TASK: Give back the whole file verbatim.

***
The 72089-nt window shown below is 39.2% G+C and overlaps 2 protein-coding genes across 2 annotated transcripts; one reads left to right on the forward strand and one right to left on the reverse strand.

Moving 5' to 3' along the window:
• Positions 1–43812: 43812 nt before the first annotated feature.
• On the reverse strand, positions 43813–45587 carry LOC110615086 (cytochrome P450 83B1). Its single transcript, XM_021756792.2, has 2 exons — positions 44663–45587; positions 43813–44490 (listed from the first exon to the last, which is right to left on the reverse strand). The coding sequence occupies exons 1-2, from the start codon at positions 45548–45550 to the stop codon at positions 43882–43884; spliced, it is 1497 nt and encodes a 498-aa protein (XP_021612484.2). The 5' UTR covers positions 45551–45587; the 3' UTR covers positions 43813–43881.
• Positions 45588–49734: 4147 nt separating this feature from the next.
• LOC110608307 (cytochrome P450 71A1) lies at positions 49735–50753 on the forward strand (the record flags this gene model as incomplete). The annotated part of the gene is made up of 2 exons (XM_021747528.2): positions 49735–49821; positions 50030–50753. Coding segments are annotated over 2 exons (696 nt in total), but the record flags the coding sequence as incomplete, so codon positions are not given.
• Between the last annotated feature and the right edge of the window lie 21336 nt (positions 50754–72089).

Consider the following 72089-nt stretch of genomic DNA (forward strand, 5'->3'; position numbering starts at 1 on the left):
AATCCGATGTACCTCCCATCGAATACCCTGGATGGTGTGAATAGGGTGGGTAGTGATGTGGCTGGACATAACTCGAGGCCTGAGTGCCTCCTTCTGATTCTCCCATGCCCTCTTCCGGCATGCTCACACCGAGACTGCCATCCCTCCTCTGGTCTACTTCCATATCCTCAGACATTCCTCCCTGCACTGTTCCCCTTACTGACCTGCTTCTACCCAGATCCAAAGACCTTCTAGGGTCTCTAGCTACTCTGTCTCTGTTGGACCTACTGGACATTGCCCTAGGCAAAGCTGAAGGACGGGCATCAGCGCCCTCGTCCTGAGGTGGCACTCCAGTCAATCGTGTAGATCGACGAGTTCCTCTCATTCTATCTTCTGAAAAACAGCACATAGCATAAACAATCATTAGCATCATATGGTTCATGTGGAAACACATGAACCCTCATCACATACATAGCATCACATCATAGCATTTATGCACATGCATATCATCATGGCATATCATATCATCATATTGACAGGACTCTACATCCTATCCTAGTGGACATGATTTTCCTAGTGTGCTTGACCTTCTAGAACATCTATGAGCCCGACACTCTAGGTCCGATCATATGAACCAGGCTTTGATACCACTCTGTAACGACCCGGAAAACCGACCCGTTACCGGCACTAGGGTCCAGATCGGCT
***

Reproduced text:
The 72089-nt window shown below is 39.2% G+C and overlaps 2 protein-coding genes across 2 annotated transcripts; one reads left to right on the forward strand and one right to left on the reverse strand.

Moving 5' to 3' along the window:
• Positions 1–43812: 43812 nt before the first annotated feature.
• On the reverse strand, positions 43813–45587 carry LOC110615086 (cytochrome P450 83B1). Its single transcript, XM_021756792.2, has 2 exons — positions 44663–45587; positions 43813–44490 (listed from the first exon to the last, which is right to left on the reverse strand). The coding sequence occupies exons 1-2, from the start codon at positions 45548–45550 to the stop codon at positions 43882–43884; spliced, it is 1497 nt and encodes a 498-aa protein (XP_021612484.2). The 5' UTR covers positions 45551–45587; the 3' UTR covers positions 43813–43881.
• Positions 45588–49734: 4147 nt separating this feature from the next.
• LOC110608307 (cytochrome P450 71A1) lies at positions 49735–50753 on the forward strand (the record flags this gene model as incomplete). The annotated part of the gene is made up of 2 exons (XM_021747528.2): positions 49735–49821; positions 50030–50753. Coding segments are annotated over 2 exons (696 nt in total), but the record flags the coding sequence as incomplete, so codon positions are not given.
• Between the last annotated feature and the right edge of the window lie 21336 nt (positions 50754–72089).

Consider the following 72089-nt stretch of genomic DNA (forward strand, 5'->3'; position numbering starts at 1 on the left):
AATCCGATGTACCTCCCATCGAATACCCTGGATGGTGTGAATAGGGTGGGTAGTGATGTGGCTGGACATAACTCGAGGCCTGAGTGCCTCCTTCTGATTCTCCCATGCCCTCTTCCGGCATGCTCACACCGAGACTGCCATCCCTCCTCTGGTCTACTTCCATATCCTCAGACATTCCTCCCTGCACTGTTCCCCTTACTGACCTGCTTCTACCCAGATCCAAAGACCTTCTAGGGTCTCTAGCTACTCTGTCTCTGTTGGACCTACTGGACATTGCCCTAGGCAAAGCTGAAGGACGGGCATCAGCGCCCTCGTCCTGAGGTGGCACTCCAGTCAATCGTGTAGATCGACGAGTTCCTCTCATTCTATCTTCTGAAAAACAGCACATAGCATAAACAATCATTAGCATCATATGGTTCATGTGGAAACACATGAACCCTCATCACATACATAGCATCACATCATAGCATTTATGCACATGCATATCATCATGGCATATCATATCATCATATTGACAGGACTCTACATCCTATCCTAGTGGACATGATTTTCCTAGTGTGCTTGACCTTCTAGAACATCTATGAGCCCGACACTCTAGGTCCGATCATATGAACCAGGCTTTGATACCACTCTGTAACGACCCGGAAAACCGACCCGTTACCGGCACTAGGGTCCAGATCGGCT